We stepped outside.
Daniel shut the door behind us, and we stood on the walk in front of his front porch, stopping next to a light shaped like an old gas street lamp.
Looking back at the house, I asked, “Is he getting worse?”
“I don’t know. It seemed like one of his good days. He knew who everyone was, and he was in a good mood. It’s so stupid. Do you think he’s worse?”
“it seems like ages since the last time I saw him, and the last time… Wow. You know, the last time I was here, he seemed to think he was still fighting World War 2. That was worse. He was doing something weird, but he was in the real world–if that makes any sense.”
Daniel frowned. “Maybe. Maybe not. That’s how he used to practice. He grew up in New York City during the Great Depression so his family didn’t have much. He’d practice his control while putting away dishes.
“He told me that his mom walked in on him while he was practicing once and started screaming about how he might drop the dishes. Unfortunately she surprised him–”
“Ugh. How many did he drop?”
“I don’t know. He told me the story when I was little. I remember hearing that it didn’t exactly make his mom stop screaming. He laughed about it when he told me, but as a kid he felt guilty for years. Dishes were expensive.”
“He seems to have recovered.”
“Yeah. Can we talk about something else?”
I nodded. “Do you want to stand here, or take a walk, or something?”
Daniel took a step toward the sidewalk. “Let’s go.”
We walked down the block, not saying anything at first. We’d done it before, and we’d do it again, but in some ways this was the last time. High school was over. Who knew where we’d be next summer? Daniel was going to the University of Chicago. He might stay there all summer next year . Jaclyn had decided to go to the University of Michigan. Maybe she’d even see Rachel every once in a while.
It almost made me rethink my own choice. I’d opted to go to Grand Lake University, and stay in town. If I joined up with the Stapledon program, they’d pay for any college that would let me in. I’d never thought to apply to MIT, but that seemed possible if I wanted it enough. Isaac Lim might even be willing to pull some strings to get me in.
Still, the thought of leaving Haley in Grand Lake made me feel a little funny, and I wasn’t at all sure how to bring the Rocket suit along if I left home.
Ahead of us, Mr. Welch, a grey haired man in a t-shirt mowed his lawn. He waved at us as we walked past, the roar of the mower making conversation impossible.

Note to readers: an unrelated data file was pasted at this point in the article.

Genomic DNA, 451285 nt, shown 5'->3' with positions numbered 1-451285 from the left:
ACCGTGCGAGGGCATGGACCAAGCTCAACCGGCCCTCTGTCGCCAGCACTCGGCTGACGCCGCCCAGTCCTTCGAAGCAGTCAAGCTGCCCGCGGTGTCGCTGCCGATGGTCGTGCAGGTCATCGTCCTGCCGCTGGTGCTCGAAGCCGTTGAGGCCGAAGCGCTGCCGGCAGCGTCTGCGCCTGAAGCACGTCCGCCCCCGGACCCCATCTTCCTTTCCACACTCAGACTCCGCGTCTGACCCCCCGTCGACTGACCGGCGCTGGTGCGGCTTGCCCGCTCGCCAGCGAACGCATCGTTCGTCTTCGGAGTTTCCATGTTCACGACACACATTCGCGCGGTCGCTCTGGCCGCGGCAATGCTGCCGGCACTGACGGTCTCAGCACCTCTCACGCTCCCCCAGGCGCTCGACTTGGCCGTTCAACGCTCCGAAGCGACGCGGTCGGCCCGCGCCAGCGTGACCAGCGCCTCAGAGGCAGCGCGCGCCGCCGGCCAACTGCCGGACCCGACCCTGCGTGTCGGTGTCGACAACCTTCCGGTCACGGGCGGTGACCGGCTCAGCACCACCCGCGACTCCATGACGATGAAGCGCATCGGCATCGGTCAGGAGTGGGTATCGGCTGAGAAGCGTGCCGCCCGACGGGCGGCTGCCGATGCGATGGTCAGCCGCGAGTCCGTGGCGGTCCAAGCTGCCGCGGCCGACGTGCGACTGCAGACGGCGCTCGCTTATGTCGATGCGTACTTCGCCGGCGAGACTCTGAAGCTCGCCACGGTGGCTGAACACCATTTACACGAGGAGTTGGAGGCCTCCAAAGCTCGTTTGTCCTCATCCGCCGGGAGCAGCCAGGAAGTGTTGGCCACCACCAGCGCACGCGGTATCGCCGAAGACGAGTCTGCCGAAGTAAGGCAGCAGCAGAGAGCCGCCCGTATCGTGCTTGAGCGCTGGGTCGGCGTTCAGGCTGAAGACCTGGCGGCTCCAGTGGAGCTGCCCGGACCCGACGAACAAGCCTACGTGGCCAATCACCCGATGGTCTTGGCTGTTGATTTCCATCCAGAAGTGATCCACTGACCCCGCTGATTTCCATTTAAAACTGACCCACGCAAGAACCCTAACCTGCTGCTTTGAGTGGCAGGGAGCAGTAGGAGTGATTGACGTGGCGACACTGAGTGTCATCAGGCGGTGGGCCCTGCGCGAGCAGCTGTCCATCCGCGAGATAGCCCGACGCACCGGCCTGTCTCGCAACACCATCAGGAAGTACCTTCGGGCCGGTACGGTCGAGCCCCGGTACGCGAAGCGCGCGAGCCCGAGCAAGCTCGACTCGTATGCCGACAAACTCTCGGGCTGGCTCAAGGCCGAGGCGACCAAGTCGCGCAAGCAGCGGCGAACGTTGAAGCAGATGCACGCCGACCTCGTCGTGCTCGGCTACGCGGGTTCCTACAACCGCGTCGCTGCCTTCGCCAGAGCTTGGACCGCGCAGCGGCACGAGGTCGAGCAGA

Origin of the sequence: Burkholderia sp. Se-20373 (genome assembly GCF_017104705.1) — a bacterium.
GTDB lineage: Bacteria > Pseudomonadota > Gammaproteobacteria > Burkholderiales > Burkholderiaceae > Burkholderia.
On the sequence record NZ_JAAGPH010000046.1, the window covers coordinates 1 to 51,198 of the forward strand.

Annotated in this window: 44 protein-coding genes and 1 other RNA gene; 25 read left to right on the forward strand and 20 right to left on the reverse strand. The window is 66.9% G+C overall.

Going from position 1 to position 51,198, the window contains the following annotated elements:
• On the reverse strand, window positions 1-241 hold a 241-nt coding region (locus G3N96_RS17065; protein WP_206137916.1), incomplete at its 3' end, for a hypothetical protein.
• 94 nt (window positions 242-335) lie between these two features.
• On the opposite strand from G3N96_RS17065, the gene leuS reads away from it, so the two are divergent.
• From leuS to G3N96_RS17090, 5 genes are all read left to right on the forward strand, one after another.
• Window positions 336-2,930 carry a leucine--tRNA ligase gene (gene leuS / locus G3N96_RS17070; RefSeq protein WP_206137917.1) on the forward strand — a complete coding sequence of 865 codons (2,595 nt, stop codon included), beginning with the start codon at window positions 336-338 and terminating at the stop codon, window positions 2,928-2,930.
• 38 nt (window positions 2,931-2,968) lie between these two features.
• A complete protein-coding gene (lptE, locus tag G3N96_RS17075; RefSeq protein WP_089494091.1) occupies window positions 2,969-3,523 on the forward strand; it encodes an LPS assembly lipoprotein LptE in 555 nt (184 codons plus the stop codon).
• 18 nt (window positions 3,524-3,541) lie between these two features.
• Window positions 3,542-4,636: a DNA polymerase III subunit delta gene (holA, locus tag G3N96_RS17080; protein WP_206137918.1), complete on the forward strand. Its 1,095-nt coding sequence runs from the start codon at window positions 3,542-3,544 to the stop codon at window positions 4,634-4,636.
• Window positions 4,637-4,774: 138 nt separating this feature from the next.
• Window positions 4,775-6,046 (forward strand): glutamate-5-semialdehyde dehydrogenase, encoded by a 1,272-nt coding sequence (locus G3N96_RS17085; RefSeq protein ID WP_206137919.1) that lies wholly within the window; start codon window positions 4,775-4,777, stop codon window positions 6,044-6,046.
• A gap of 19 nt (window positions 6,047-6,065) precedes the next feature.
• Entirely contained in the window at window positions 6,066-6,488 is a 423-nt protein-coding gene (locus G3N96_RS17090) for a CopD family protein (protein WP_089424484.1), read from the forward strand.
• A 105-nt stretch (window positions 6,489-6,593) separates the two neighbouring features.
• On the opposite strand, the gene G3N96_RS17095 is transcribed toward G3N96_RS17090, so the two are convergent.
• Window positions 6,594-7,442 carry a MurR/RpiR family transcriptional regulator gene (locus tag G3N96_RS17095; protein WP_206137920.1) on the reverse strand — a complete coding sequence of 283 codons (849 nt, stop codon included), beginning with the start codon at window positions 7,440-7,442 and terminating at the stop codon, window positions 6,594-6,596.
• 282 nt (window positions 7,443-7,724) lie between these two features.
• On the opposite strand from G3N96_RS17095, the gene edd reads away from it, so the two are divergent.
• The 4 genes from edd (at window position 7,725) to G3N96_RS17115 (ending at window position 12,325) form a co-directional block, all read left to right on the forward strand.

I imagined poking Daniel in the stomach, making sure to imagine the uncomfortable feeling as vividly as I could.
He made contact, or at any rate, made the tenuous contact we already had stronger.
Daniel: That never gets old.
Me: It got your attention.
Daniel: A lot of things get my attention.
Me: Did you catch what your grandfather said about a power device?
Daniel: I did, and I’ve got no idea what he meant. Dementia or not, his shields won’t let me get anywhere.
Me: That sucks.
Daniel: I know.
Me: It seems kind of ominous.
Daniel: We can add it to the list. My dad still won’t say anything about what he was doing in space, and neither will Mom. And she was in contact with him the whole time, or at least when they were both dreaming. Then there’s Martin Magnus, Gimpy and all the other Cabal remnants that still have to be out there. Plus, Lee.
Me: I can clear up Lee at least.
Daniel: And strangely that doesn’t make me feel better at all.
Me: Me neither, but it’s nice to sort of understand what’s going on.
We stopped at a city park a few blocks from Daniel’s house. We’d played there together as kids, usually with Daniel’s mom watching us.
Two boys sat on the swings, shouting at each other about something. I might have caught the word, “Pikachu.”
We walked over to some trees and stood in the shade. Daniel pulled out his phone. “I might as well call Cassie. Do you have any movie ideas?”
On the playground, the two boys had jumped off the swings to race for the slide.
“I’m working on it,” I said.
The End of Book Two: Powers